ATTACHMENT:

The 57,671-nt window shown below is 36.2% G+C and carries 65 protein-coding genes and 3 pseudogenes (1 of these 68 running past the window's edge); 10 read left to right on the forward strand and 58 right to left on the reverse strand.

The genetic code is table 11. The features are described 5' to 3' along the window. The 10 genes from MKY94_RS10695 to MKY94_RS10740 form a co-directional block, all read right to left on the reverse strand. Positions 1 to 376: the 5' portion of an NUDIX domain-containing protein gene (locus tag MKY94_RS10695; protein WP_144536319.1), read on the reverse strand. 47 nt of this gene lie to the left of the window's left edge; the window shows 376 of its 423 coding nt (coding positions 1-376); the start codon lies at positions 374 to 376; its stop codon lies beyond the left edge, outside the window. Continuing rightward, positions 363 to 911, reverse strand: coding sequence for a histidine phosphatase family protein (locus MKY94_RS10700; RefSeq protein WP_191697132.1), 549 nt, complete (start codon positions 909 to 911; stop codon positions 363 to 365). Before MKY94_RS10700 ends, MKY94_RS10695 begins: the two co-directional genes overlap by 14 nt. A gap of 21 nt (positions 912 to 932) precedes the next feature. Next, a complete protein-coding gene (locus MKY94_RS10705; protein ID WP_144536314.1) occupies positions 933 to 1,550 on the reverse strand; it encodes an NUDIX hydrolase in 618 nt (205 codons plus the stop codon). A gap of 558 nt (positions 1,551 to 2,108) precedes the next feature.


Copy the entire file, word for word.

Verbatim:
The 57,671-nt window shown below is 36.2% G+C and carries 65 protein-coding genes and 3 pseudogenes (1 of these 68 running past the window's edge); 10 read left to right on the forward strand and 58 right to left on the reverse strand.

The genetic code is table 11. The features are described 5' to 3' along the window. The 10 genes from MKY94_RS10695 to MKY94_RS10740 form a co-directional block, all read right to left on the reverse strand. Positions 1 to 376: the 5' portion of an NUDIX domain-containing protein gene (locus tag MKY94_RS10695; protein WP_144536319.1), read on the reverse strand. 47 nt of this gene lie to the left of the window's left edge; the window shows 376 of its 423 coding nt (coding positions 1-376); the start codon lies at positions 374 to 376; its stop codon lies beyond the left edge, outside the window. Continuing rightward, positions 363 to 911, reverse strand: coding sequence for a histidine phosphatase family protein (locus MKY94_RS10700; RefSeq protein WP_191697132.1), 549 nt, complete (start codon positions 909 to 911; stop codon positions 363 to 365). Before MKY94_RS10700 ends, MKY94_RS10695 begins: the two co-directional genes overlap by 14 nt. A gap of 21 nt (positions 912 to 932) precedes the next feature. Next, a complete protein-coding gene (locus MKY94_RS10705; protein ID WP_144536314.1) occupies positions 933 to 1,550 on the reverse strand; it encodes an NUDIX hydrolase in 618 nt (205 codons plus the stop codon). A gap of 558 nt (positions 1,551 to 2,108) precedes the next feature.